How to behave in national parks? Part 2

06 June 2019
Although it seems obvious, visitors are forbidden to feed bears and other wild animals or leave any food for them.

We continue sharing useful advice on how to make the best out of your national park experience while staying safe and being sustainable. Here are three more tips to consider.


Obey the rules and stay the course

Be careful in national parks

Choosing to stray the path and ignoring warning signs – including fences and other boundaries – can easily result in injury or even death. For example, in 2016, a visitor of Yellowstone National Park died after traveling away from the designated trail and slipping into a hot spring; another one – in New Jersey – fell to death from a 40 feet high cliff while taking sunset pictures. History knows people being swept by a waterfall and many other cases occurring after disregarding safety barriers.

Yellowstone national park

In order to provide a safe vacation, stick to the trails and keep an eye on warning signs. Those signs and fences are meant to keep you – and natural resources – safe, so be wise.


Clean up after yourself

Lake Clark Alaska national park

National parks all over the world suffer from millions tons of garbage yearly. So some American reservations have started putting effort into decreasing their garbage dumps significantly. And of course visitors could assist in making the park staff’s job easier if they simply carry out all they carry in.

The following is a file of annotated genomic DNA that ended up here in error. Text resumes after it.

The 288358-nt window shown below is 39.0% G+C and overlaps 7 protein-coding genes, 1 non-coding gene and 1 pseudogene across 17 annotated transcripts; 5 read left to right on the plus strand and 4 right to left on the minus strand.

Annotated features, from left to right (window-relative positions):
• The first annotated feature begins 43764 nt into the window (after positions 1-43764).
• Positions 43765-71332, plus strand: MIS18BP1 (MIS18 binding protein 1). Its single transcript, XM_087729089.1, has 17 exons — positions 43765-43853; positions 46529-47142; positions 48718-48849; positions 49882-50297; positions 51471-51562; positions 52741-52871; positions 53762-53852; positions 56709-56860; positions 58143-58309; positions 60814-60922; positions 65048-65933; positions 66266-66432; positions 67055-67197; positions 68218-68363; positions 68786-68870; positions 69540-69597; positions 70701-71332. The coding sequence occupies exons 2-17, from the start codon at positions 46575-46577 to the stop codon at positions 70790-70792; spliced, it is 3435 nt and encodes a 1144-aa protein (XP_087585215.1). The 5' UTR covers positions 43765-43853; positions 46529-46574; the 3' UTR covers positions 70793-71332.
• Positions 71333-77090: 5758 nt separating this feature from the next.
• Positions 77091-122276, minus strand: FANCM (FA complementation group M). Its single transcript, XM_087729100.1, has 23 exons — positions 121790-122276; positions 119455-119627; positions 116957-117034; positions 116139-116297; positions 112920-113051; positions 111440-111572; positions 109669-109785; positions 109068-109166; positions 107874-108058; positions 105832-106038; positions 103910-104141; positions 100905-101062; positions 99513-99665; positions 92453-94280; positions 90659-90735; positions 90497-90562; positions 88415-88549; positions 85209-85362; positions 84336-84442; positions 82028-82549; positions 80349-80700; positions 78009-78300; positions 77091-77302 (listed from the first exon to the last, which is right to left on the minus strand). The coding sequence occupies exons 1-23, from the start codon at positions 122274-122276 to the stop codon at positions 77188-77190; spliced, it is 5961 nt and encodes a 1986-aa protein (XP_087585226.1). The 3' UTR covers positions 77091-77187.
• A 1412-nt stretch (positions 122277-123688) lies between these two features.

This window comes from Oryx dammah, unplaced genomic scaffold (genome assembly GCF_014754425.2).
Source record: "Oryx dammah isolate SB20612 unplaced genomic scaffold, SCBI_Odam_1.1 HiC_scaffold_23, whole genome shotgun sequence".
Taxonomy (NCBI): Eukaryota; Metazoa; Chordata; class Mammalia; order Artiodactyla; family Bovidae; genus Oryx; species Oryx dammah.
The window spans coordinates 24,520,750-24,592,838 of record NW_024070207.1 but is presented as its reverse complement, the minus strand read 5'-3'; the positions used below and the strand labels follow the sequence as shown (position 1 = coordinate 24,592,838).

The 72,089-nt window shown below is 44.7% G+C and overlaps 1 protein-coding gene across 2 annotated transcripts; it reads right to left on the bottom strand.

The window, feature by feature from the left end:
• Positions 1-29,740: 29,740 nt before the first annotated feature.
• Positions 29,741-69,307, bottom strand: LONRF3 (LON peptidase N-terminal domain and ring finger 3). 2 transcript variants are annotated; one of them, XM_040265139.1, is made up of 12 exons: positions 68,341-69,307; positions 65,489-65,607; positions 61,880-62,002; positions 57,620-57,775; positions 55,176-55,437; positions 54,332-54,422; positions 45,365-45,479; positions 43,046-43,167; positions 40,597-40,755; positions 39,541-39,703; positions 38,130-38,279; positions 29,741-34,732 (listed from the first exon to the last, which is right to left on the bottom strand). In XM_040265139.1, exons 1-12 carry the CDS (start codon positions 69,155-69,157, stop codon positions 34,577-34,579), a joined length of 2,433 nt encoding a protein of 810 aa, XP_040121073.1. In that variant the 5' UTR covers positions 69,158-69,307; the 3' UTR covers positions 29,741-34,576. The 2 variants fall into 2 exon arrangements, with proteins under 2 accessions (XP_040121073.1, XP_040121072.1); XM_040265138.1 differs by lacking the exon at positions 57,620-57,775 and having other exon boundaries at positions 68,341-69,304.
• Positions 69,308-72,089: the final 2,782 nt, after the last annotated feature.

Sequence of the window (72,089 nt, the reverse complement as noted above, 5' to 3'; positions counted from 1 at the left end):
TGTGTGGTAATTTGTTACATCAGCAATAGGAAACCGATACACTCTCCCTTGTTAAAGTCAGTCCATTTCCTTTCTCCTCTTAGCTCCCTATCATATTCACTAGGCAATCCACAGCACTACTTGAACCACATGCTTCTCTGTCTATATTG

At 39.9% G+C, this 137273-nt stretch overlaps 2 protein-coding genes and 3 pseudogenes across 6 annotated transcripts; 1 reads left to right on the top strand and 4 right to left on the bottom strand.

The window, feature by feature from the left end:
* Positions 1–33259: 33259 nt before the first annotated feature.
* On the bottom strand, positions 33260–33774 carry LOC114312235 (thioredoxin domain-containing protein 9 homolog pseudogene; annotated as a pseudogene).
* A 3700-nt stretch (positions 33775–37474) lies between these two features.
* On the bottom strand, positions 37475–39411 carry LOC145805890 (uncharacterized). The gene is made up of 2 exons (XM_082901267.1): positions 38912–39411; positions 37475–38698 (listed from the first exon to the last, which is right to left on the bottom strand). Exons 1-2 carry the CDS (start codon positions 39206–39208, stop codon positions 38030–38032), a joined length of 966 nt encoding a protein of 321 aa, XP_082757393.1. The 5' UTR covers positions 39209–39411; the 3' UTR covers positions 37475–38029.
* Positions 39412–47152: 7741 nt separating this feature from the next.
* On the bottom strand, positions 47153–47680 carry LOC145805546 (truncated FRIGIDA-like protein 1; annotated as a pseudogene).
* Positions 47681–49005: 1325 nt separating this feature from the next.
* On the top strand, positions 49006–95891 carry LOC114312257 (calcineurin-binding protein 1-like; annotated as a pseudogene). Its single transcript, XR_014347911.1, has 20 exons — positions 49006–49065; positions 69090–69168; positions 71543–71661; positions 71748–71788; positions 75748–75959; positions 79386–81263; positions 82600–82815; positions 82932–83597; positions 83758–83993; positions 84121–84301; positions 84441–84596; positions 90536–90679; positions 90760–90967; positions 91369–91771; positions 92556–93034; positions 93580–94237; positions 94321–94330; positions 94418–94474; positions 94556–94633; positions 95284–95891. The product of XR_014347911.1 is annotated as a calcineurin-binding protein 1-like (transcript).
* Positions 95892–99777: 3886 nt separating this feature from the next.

Save animals by locking your food

South Tyrol national park

Statistically, when people and bears come together, difficulties arise, and national parks are not an exception. These animals pick up the smell of food in areas where people gather such as camping sites and parking areas. This is why park requirements expect visitors to lock their food, drinks, coolboxes, grills and electric cookers in their cars. No food should be left without attendance.

Bear eat human food

Although it seems obvious, visitors are forbidden to feed bears and other wild animals or leave any food for them. The reason is wild animals get used to human food and become dangerously aggressive in result jeopardizing people’s safety. If this happens, national parks are obliged to either transport them to a new place or euthanatize them.

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